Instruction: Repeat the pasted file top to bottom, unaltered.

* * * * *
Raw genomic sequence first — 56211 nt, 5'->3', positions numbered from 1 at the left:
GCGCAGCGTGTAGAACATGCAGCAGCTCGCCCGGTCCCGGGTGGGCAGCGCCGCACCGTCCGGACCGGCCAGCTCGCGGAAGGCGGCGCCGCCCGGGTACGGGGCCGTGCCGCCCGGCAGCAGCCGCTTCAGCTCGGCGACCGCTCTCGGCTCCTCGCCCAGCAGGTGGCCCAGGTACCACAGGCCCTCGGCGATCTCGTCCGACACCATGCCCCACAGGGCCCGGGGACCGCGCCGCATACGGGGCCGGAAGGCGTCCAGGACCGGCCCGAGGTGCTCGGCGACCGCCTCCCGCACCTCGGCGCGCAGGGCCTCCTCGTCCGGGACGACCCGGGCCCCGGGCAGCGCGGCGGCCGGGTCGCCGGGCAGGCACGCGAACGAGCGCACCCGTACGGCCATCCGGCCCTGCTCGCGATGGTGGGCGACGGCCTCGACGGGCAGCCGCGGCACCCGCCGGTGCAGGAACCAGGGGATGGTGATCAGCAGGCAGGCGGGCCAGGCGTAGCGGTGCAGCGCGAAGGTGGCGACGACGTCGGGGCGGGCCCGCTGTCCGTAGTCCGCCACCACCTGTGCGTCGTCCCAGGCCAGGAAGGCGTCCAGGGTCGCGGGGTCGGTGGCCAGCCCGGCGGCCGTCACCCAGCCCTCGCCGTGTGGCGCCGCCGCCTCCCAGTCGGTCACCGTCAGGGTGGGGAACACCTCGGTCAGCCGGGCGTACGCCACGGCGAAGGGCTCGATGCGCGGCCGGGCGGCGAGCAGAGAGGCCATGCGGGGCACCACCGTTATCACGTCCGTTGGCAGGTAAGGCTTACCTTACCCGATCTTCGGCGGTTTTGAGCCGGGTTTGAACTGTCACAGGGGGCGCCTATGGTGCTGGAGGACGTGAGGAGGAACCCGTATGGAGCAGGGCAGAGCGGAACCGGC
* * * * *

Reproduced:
Raw genomic sequence first — 56211 nt, 5'->3', positions numbered from 1 at the left:
GCGCAGCGTGTAGAACATGCAGCAGCTCGCCCGGTCCCGGGTGGGCAGCGCCGCACCGTCCGGACCGGCCAGCTCGCGGAAGGCGGCGCCGCCCGGGTACGGGGCCGTGCCGCCCGGCAGCAGCCGCTTCAGCTCGGCGACCGCTCTCGGCTCCTCGCCCAGCAGGTGGCCCAGGTACCACAGGCCCTCGGCGATCTCGTCCGACACCATGCCCCACAGGGCCCGGGGACCGCGCCGCATACGGGGCCGGAAGGCGTCCAGGACCGGCCCGAGGTGCTCGGCGACCGCCTCCCGCACCTCGGCGCGCAGGGCCTCCTCGTCCGGGACGACCCGGGCCCCGGGCAGCGCGGCGGCCGGGTCGCCGGGCAGGCACGCGAACGAGCGCACCCGTACGGCCATCCGGCCCTGCTCGCGATGGTGGGCGACGGCCTCGACGGGCAGCCGCGGCACCCGCCGGTGCAGGAACCAGGGGATGGTGATCAGCAGGCAGGCGGGCCAGGCGTAGCGGTGCAGCGCGAAGGTGGCGACGACGTCGGGGCGGGCCCGCTGTCCGTAGTCCGCCACCACCTGTGCGTCGTCCCAGGCCAGGAAGGCGTCCAGGGTCGCGGGGTCGGTGGCCAGCCCGGCGGCCGTCACCCAGCCCTCGCCGTGTGGCGCCGCCGCCTCCCAGTCGGTCACCGTCAGGGTGGGGAACACCTCGGTCAGCCGGGCGTACGCCACGGCGAAGGGCTCGATGCGCGGCCGGGCGGCGAGCAGAGAGGCCATGCGGGGCACCACCGTTATCACGTCCGTTGGCAGGTAAGGCTTACCTTACCCGATCTTCGGCGGTTTTGAGCCGGGTTTGAACTGTCACAGGGGGCGCCTATGGTGCTGGAGGACGTGAGGAGGAACCCGTATGGAGCAGGGCAGAGCGGAACCGGC